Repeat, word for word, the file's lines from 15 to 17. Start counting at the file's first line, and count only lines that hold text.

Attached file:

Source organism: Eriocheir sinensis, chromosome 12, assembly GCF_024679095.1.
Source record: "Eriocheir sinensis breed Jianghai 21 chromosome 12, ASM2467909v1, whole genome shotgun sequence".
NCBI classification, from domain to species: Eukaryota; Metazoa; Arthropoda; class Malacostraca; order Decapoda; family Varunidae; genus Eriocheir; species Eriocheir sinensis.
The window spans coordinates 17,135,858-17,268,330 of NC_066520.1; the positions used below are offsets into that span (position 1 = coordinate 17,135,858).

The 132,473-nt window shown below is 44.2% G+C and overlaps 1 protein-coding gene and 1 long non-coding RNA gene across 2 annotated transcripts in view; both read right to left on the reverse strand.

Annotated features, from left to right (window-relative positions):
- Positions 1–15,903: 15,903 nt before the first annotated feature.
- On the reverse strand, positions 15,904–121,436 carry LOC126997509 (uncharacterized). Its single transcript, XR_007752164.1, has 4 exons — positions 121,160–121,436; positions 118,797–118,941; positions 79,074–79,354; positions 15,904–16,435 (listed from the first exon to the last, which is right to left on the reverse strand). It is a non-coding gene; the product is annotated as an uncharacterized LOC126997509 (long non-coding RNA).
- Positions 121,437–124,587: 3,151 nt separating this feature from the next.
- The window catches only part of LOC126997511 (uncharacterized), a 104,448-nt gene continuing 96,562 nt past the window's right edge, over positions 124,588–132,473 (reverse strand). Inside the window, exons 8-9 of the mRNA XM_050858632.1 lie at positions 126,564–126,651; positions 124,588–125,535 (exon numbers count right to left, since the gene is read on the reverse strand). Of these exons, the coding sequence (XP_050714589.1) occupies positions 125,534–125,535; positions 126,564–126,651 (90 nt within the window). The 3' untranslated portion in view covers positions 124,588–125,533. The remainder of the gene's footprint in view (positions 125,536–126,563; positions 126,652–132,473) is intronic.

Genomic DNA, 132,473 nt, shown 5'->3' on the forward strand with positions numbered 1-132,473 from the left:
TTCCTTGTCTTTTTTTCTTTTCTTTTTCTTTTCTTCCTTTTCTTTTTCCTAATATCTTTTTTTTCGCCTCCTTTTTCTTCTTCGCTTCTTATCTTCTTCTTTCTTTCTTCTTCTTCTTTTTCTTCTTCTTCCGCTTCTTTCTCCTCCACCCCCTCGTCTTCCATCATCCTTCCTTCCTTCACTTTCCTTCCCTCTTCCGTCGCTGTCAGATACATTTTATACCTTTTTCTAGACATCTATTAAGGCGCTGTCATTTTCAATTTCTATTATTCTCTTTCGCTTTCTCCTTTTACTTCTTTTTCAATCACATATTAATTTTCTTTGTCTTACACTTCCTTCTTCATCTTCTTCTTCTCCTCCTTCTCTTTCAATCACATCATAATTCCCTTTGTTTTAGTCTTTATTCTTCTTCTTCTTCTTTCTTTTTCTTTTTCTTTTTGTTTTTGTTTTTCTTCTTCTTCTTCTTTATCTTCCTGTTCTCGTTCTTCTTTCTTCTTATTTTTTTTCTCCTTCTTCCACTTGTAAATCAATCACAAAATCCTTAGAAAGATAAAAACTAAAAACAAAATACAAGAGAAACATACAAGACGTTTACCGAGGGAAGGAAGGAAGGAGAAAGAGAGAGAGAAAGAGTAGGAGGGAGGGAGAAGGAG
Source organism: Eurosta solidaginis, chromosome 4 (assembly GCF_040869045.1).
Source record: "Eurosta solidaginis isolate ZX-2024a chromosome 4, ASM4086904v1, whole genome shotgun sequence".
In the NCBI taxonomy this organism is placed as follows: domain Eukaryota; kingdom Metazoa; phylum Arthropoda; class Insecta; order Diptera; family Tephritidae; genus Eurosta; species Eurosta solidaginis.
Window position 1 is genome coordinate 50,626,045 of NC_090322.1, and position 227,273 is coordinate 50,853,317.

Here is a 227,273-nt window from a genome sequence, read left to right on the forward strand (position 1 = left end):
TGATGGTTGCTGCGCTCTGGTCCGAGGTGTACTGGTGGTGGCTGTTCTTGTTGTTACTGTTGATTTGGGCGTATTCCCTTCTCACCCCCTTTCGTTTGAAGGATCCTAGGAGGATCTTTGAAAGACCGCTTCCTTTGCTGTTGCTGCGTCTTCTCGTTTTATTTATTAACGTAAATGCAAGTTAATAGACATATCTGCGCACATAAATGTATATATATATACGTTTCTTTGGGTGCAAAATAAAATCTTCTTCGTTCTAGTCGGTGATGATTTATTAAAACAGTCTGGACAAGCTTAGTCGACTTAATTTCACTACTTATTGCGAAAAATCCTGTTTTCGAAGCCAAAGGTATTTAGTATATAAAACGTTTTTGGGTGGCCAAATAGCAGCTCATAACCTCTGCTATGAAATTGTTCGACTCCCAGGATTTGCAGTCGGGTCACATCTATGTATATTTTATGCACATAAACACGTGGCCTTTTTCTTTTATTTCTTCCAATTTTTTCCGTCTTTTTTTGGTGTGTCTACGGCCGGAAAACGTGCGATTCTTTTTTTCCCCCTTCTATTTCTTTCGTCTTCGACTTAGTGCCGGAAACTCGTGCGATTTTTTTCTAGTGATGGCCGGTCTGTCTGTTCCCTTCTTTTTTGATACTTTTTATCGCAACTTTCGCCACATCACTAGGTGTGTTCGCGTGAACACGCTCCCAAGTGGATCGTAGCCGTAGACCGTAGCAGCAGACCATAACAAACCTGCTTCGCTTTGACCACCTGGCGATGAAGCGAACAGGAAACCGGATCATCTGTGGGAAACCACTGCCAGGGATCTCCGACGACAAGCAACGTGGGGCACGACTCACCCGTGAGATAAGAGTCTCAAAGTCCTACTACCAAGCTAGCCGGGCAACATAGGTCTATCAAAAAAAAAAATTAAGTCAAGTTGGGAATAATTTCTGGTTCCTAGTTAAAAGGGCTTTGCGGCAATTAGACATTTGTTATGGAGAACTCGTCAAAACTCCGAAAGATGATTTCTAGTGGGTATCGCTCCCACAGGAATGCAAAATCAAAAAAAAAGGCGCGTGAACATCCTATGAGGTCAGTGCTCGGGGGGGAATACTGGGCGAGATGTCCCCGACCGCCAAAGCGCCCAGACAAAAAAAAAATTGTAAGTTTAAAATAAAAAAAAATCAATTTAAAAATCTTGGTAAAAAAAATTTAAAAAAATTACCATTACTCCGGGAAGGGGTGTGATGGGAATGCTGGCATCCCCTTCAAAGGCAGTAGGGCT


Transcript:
In the NCBI taxonomy this organism is placed as follows: domain Eukaryota; kingdom Metazoa; phylum Arthropoda; class Insecta; order Diptera; family Tephritidae; genus Eurosta; species Eurosta solidaginis.
Window position 1 is genome coordinate 50,626,045 of NC_090322.1, and position 227,273 is coordinate 50,853,317.

Here is a 227,273-nt window from a genome sequence, read left to right on the forward strand (position 1 = left end):